V-Day can lead to D-DayFlowers, chocolate—and divorce papers? Turns out that the period immediately following Valentine’s Day is a popular time for married couples to call it quits.One recent study suggested divorce filings rose by as much as 40 percent right after the holiday, while anecdotal evidence collected by Yahoo! Shine from divorce lawyers painted Valentine’s Day as time of reckoning more than romance.“People think Valentine’s Day is the day they’re going to fix it all, that they’re going to make everything okay in their marriage. Then, when they can’t? It’s time to file,” Chicago divorce attorney Marie Fahnert told Yahoo! Shine.
“They start consulting in January. Then they say, ‘Let’s see how Valentine’s Day goes,’” “If their spouse comes through okay, fine. If they get, like, a two-dollar box of chocolate? Check, please!”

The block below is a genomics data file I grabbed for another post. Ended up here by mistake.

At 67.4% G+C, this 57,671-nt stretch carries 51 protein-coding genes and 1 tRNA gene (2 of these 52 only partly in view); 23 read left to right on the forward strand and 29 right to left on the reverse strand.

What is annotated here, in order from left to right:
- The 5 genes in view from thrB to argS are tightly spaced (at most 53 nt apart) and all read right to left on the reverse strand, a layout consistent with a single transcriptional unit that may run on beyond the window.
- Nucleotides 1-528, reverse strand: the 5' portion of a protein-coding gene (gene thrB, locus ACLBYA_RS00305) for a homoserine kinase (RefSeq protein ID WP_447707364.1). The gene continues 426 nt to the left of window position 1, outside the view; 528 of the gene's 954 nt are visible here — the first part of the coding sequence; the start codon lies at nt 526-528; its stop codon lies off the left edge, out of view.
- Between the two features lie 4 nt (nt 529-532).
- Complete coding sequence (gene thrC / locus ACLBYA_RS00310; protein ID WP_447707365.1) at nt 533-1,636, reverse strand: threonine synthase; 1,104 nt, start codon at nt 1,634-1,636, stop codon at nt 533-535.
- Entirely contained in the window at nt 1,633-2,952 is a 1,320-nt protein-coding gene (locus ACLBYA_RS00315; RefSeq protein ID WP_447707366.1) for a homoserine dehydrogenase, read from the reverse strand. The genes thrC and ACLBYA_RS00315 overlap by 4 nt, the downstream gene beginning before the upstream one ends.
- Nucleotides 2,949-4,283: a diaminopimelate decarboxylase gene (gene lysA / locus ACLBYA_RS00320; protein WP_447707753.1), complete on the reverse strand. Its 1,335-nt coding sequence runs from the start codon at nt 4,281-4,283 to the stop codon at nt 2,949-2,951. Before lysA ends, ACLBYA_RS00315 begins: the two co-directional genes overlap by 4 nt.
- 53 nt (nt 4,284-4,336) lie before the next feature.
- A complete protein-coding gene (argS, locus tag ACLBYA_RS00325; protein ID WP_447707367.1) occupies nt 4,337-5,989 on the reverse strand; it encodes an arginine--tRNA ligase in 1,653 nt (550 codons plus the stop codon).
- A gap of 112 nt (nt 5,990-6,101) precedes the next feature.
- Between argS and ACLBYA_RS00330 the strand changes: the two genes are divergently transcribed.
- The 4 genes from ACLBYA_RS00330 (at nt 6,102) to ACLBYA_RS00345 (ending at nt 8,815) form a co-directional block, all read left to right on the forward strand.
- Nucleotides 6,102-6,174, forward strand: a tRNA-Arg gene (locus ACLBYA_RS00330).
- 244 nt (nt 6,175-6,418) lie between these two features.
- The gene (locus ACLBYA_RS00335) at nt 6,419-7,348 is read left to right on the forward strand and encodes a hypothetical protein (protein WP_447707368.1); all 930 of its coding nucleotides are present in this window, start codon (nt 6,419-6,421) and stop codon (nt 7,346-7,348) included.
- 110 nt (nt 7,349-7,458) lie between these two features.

Couples, in other words, want to give it one last shot by seeing if their marriage can be rekindled by the most romantic day of the year.
If divorce does indeed spike after Valentine’s Day, It’s attribute it to two factors.“Valentine’s Day may increase people’s expectations of romance from their spouse,” he said. “If they don’t see a major romantic effort on the part of their spouse, they may decide it’s time to end their marriage.” “Spouses in distress may look to Valentine’s Day as an opportunity for a relational restart. If their spouse doesn’t make a major effort to rekindle the romance, they may decide to go ahead and seek a divorce.”